When a recruit asked a dumb question of a superior back in my Navy days, the answer barked back would be something like, “Is a pig’s ass pork?”
Some things are just obvious. In my view, political pork by any other name is still pork. What used to be called “member items” is now called SAM (State and Municipal funding). SAM is dispensing pork to state legislators, on borrowed money yet.
According to a Times Herald–Record report, some $385 million per year in borrowed money has been doled out across 213 legislative districts over the last four years. Fairly distributed, which it isn’t, that comes to about $1.8 million for each district. As water will find its level, career politicians will always find a way to funnel public money where it will do the most good, for their constituents and for them.
That’s not necessarily a bad thing. Lots of worthy local projects get funded that way. The problem is the secretive, selective, insider-controlled process.
Let’s go to the Record report of July 3 headlined: “Who Hands Out the Most Pork?” Subhead: “Hidden programs fuel millions in grants.”
Next to a photo of a pigpen full of future bacon, the paper ran photos of state senators John Bonacic ($5.2 million) and Bill Larkin ($2.9 million) and Sullivan County Assemblywoman Aileen Gunther ($2.7 million). Inside pages featured Assemblyman Frank Skartados ($1.6 million), state Sen. George Amedore ($812,000), and Assemblyman Kevin Cahill ($412,000).
Diligent investigative reporting in league with Albany good-government watchdogs doesn’t always connect the dots. Across the page from the $412,000 in SAM funding Cahill obtained was a notation of the $2.1 million Cahill secured for the proposed Irish Cultural Center on Abeel Street in Kingston.
Truly, it is said, there are many pots, many fingers and many ways to dip. There are also knuckles. Members who don’t play ball with leadership might find their requests for hometown pork delayed or ignored.
To the victors go the spoils, of course, which means majority members receive many times more than the minority. Five-term Assemblyman Pete Lopez and his Republican colleagues get $100,000 a year, barely more than their salaries. Similar political discrimination is practiced against minority Democrats in the state Senate.
Don’t expect reform
For recipient pols, as elections show year after year, the benefits are substantial. From front-page news releases to ribbon cutting/ground breaking photo-ops, he or she who brings home the pork is returned again to office, if only to get more.
Cahill, now halfway through his 20th year and as such the longest-serving assemblyman in local history (Maurice Hinchey did 18), defended the system in a Record interview, but expressed exasperation “with multiple layers of scrutiny” from executive-branch bean counters (my phrase).
Sometimes, the Record reported, Cahill says he “hesitates to request grants,” akin to sneaking dawn past a rooster.
There is something to say for giving these decisions to local legislators, who for the most part know far more about their districts than faceless bureaucrats buried in a back office in the Corning Towers. But these people are picking winners and losers with taxpayer money, borrowed money at that.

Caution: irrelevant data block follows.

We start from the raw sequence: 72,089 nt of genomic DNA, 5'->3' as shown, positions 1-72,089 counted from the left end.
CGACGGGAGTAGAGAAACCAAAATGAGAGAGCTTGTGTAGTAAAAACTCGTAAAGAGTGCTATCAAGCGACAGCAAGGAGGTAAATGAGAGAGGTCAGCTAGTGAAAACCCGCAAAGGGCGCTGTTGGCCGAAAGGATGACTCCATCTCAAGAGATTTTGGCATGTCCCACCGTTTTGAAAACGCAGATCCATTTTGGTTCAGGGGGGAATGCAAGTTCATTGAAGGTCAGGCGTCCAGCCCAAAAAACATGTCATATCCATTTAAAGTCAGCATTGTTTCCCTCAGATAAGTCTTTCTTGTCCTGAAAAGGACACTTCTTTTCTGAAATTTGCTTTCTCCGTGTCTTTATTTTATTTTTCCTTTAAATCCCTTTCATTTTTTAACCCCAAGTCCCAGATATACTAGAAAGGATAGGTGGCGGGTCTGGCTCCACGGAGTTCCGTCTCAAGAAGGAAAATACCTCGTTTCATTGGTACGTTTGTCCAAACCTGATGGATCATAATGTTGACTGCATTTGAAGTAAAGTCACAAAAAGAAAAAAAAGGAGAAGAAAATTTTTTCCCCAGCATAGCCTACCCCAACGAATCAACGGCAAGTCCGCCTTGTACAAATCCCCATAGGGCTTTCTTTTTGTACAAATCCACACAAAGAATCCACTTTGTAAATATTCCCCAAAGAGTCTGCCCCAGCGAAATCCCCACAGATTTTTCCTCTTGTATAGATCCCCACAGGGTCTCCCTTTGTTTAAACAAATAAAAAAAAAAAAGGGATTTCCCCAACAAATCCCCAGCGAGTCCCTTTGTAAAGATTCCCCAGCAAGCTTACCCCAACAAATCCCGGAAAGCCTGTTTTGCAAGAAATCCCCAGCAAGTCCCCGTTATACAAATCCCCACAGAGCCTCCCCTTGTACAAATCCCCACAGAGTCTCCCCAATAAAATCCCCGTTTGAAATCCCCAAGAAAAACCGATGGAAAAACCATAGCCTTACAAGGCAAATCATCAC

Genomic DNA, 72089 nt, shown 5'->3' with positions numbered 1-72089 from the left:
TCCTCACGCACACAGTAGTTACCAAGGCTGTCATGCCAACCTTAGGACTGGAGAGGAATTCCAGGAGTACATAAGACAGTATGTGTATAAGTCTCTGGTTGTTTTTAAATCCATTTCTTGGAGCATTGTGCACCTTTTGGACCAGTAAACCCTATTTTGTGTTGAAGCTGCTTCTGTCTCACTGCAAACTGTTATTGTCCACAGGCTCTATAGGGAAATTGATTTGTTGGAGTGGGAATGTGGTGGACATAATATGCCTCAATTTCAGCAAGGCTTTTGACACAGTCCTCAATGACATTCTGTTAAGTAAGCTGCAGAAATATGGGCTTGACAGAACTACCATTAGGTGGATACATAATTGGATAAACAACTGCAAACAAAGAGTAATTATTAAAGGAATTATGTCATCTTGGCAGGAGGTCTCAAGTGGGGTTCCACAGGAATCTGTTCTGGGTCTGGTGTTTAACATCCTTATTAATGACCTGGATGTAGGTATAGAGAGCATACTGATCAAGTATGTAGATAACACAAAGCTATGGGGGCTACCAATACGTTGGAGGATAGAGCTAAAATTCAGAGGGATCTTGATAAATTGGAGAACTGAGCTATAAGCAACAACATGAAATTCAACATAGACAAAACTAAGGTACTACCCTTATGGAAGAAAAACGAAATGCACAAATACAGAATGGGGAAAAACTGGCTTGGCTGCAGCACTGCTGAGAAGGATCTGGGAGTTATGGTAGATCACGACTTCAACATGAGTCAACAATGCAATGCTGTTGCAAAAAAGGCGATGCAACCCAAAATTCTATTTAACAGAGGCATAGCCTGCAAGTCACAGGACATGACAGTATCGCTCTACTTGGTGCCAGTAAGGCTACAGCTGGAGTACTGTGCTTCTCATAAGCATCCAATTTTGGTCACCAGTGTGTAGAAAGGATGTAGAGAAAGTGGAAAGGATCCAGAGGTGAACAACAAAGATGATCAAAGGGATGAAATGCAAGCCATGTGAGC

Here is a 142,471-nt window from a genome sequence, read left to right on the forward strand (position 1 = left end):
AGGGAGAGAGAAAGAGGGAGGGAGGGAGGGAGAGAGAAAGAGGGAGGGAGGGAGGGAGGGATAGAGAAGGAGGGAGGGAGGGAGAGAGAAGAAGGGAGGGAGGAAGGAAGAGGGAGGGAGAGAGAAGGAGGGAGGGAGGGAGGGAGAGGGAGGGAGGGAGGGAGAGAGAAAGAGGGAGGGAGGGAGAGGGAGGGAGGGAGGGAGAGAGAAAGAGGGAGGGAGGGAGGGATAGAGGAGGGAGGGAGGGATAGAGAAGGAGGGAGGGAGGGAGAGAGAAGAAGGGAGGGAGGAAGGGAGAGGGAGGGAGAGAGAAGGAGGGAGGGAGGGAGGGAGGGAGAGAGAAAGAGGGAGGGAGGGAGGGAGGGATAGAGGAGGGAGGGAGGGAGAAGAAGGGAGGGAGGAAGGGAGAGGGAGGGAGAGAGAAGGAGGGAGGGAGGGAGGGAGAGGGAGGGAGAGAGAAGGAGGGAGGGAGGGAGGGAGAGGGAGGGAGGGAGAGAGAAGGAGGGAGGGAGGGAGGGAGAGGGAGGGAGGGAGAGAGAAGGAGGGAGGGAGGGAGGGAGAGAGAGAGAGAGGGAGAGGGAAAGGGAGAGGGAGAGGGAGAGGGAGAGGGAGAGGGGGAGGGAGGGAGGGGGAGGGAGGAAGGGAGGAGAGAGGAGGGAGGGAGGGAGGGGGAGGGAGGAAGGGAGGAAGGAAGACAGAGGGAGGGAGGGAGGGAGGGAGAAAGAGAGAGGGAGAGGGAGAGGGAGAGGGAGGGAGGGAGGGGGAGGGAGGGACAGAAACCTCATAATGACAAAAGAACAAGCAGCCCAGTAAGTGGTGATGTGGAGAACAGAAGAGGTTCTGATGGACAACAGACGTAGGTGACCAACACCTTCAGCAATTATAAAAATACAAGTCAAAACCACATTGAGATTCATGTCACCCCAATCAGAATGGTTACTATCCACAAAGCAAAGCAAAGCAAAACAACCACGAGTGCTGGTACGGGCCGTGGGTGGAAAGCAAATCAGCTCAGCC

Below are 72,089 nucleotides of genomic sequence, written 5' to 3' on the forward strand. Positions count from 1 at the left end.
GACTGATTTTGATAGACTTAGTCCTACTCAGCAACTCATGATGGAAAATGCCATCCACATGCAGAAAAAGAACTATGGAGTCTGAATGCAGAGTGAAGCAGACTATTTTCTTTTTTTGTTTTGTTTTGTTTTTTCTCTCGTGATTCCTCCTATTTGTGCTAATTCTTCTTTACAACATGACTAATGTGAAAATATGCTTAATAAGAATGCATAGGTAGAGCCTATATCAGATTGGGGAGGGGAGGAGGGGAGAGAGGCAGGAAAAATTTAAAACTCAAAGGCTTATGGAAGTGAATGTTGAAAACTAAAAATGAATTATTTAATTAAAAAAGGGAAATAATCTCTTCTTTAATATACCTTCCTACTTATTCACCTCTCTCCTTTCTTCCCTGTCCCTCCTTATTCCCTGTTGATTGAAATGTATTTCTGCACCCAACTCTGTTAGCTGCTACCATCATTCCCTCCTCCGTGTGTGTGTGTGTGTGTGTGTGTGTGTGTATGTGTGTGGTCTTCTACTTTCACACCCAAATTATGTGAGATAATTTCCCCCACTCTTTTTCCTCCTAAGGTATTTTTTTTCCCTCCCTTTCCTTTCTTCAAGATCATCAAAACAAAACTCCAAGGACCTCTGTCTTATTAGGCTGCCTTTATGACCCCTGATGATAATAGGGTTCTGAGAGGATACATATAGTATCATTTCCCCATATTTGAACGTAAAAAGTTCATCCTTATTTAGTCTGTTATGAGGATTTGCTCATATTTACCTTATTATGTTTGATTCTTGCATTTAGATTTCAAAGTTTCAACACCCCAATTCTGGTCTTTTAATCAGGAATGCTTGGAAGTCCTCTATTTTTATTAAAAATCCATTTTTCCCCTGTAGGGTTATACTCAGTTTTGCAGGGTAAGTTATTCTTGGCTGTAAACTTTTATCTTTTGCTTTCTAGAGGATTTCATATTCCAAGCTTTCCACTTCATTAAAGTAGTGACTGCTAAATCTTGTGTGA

Calls for reform will fall on deaf ears where it really counts. Not to exceed normal skepticism, but does anybody see any change in how the state legislature operates under new leadership installed by what amounted to court order last year? Other than nobody else has gone to jail, lately?
Political patronage, like campaign financing, is here to stay. The only hope is to track it accurately. That’s not happening now.
Democratic candidate Sara Niccoli didn’t mention it in the numerous press releases announcing her run for state Senate against George Amedore, but the Palatine town supervisor doesn’t recite the pledge of allegiance prior to board meetings. As she now undoubtedly appreciates, running for state office in a hotly-contested swing district attracts a lot of attention, illuminating if not exaggerating one’s record. And for some folks, taking the pledge — or not — is serious, serious business, as the web firestorm this incident generated, demonstrated last week.
A similar controversy over the pledge in regard to New Paltz’s town planning board not so long ago played out in a far more civilized manner. People aired their differences, sometimes passionately, but nobody that I heard of acted in a “vile and vicious manner” (Niccoli) or threatened anybody.
Niccoli’s explanation of her actions regarding the pledge was not, as one might have expected, based on freedom of expression but on another constitutional guarantee, freedom of religion. Niccoli, 38, wife and mother, is a practicing Quaker. Like many in her faith, she takes literally the Biblical admonition from Matthew 5:34 that “you make no oath at all” except to God.
Niccoli stands for the pledge, but owing to what her spokesperson calls “religious convictions” does not recite the words.
Taking an oath seems a matter of personal choice among Quakers. Quaker presidents Hoover and Nixon “solemnly swore” at their respective inaugurations to uphold the constitution, though Herbert might have taken his oath more seriously than Dick.
Niccoli, who rallied a quartet of supportive clergy to her cause, did not point fingers. The ugly, lurid comments on the web were as usual anonymous.
Republican foe Amedore did not condemn such. Attesting that the vile web comments did not come from “the campaign,” an Amedore spokesperson released, “Senator Amedore is a staunch supporter of the Constitution and all the freedoms and liberties that are protected by it.” Efforts to reach either candidate directly have been in vain.